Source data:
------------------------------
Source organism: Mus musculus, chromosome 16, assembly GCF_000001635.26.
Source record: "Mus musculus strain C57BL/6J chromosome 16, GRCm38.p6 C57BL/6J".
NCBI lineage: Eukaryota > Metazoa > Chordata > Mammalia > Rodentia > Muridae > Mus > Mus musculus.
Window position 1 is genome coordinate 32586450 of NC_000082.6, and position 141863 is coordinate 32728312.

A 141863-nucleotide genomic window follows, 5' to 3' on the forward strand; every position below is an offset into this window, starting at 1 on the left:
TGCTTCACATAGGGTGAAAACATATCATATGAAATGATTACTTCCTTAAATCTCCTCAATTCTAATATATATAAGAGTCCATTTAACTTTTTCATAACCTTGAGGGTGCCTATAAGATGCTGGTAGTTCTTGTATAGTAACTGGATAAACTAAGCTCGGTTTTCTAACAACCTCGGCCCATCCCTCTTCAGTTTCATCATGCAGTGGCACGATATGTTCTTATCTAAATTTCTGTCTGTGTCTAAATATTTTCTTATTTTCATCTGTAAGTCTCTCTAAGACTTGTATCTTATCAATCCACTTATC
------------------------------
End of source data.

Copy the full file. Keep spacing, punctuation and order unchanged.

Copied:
Source organism: Mus musculus, chromosome 16, assembly GCF_000001635.26.
Source record: "Mus musculus strain C57BL/6J chromosome 16, GRCm38.p6 C57BL/6J".
NCBI lineage: Eukaryota > Metazoa > Chordata > Mammalia > Rodentia > Muridae > Mus > Mus musculus.
Window position 1 is genome coordinate 32586450 of NC_000082.6, and position 141863 is coordinate 32728312.

A 141863-nucleotide genomic window follows, 5' to 3' on the forward strand; every position below is an offset into this window, starting at 1 on the left:
TGCTTCACATAGGGTGAAAACATATCATATGAAATGATTACTTCCTTAAATCTCCTCAATTCTAATATATATAAGAGTCCATTTAACTTTTTCATAACCTTGAGGGTGCCTATAAGATGCTGGTAGTTCTTGTATAGTAACTGGATAAACTAAGCTCGGTTTTCTAACAACCTCGGCCCATCCCTCTTCAGTTTCATCATGCAGTGGCACGATATGTTCTTATCTAAATTTCTGTCTGTGTCTAAATATTTTCTTATTTTCATCTGTAAGTCTCTCTAAGACTTGTATCTTATCAATCCACTTATC